Farmington River Report 5/4/22: Making our own luck

I guided Gerry and Sam today, and while Gerry did most of the fishing, a splendid time was had by all. The subject of today’s lesson was wet flies. We spent about 45 minutes on a bench for some streamside classroom, then Gerry and I went to work. Our first mark was in the upper end of the Permanent TMA. Flow was a reasonable 360cfs, but the water is still very cold, and we had rain showers that seemed to bring what little feeding activity there was to a screeching halt. (This was to be today’s pattern: active fish, then stop. Wait a bit. Then more feeding, or no feeding at all. Wait for it.) We managed one hookup, then decided to seek our pleasure elsewhere.

Mark #2 was in the lower end of the TMA. By now, the rain had stopped. There were no Hendricksons that we saw, and a few size 16 BWOs here and there. Nothing much was going on in terms of visible feeders — and then, as so often happens, suddenly it was on. A rise here. A boil there. Gerry was fishing a team of a size 12 Squirrel and Ginger, a size 12 Dark Hendrickson winged wet, and a size 14 Old Blue Dun. Fish on! Then another. And another. The fish, a mix of rainbows and browns, ate all three flies. A half dozen trout in an hour doesn’t suck, and we gleefully took our bounty and ran.

Another satisfied customer. Gerry is now officially on the path to becoming a dangerous wet fly machine. Even though the fishing was off today, he kept at it, trusted the method, and was repeatedly rewarded with bend rod syndrome. Way to go, Gerry!

6 comments on “Farmington River Report 5/4/22: Making our own luck

  1. Mike Fatse says:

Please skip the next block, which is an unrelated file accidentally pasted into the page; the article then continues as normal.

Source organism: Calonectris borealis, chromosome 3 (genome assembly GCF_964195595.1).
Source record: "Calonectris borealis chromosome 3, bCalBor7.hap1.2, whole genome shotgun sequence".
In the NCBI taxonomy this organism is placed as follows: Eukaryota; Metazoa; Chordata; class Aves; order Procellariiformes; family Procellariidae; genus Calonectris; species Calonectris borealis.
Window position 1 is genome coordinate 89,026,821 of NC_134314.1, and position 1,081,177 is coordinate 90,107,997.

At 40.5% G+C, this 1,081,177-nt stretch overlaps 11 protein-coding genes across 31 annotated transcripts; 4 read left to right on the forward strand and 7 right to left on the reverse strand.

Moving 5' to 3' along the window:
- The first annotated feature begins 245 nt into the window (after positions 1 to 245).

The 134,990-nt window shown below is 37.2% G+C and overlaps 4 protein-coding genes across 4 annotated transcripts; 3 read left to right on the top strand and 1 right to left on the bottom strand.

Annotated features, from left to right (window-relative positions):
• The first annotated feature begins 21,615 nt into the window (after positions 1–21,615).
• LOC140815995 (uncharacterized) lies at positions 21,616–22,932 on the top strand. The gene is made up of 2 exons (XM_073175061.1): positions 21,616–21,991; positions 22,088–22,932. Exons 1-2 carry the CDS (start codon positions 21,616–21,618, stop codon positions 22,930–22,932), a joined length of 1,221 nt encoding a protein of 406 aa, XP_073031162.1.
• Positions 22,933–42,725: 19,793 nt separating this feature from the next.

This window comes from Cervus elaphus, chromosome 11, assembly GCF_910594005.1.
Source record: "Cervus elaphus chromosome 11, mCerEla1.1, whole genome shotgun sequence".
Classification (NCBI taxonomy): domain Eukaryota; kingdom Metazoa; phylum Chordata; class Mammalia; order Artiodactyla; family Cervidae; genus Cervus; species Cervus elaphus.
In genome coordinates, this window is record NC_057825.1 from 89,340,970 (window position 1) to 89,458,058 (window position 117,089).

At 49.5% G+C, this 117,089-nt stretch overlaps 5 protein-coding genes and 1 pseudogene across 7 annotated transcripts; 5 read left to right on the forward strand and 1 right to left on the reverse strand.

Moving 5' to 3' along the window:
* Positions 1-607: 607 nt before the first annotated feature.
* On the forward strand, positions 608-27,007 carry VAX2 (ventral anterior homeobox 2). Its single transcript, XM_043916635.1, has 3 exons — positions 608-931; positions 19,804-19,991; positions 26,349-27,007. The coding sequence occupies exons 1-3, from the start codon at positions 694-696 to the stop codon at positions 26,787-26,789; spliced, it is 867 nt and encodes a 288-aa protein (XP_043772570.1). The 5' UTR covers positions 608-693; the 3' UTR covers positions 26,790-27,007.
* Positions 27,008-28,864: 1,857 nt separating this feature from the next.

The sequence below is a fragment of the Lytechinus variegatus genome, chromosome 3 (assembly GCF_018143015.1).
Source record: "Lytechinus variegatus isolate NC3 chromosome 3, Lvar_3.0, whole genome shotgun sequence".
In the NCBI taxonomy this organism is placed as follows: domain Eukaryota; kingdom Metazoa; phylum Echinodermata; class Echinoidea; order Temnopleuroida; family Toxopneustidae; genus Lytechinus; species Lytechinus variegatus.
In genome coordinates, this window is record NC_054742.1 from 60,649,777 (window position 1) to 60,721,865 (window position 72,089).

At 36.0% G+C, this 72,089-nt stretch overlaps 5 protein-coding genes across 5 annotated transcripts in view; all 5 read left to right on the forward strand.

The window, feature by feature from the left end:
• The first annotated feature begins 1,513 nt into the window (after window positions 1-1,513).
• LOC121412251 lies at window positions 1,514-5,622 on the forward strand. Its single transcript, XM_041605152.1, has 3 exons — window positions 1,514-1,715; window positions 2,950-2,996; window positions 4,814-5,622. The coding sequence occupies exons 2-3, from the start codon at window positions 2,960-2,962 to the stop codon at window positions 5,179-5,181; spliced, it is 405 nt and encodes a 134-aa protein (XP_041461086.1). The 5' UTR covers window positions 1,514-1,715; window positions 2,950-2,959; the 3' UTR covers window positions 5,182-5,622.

Well done as always!

  2. James Berry says:

    two size 12 s and g’s in a row? Is that right? So basically a 4 fly set up?

    • Steve Culton says:

      JB, it was a three fly team: S&G on top, Dark Hendrickson middle, OBD on point. Three flies. His trout ate all three. You could fish a four fly team. Funny I haven’t done that yet. Might be fun to try sometime soon. 🙂

  3. apurbano57 says:

    What is the water temperature where swinging wets/soft hackles start to turn on?

    • Steve Culton says:

      Anthony, my joke answer is, “beats the hell out of me.” But I know where you’re going with it. I don’t typically start fishing wet flies near the surface until it’s roughly Hendrickson time. Every year is different. That might be early April one year and end of April another. Rather than a thermometer, I look to the trout to tell me when I should be swinging wets. When I see those slashy, splashy rises, I know it’s time to swing, regardless of what’s hatching. I have successfully swung wets into December (W/S Caddis hatch) when the water temp was in the upper 30s. What a great question, and I hope my answers helped.

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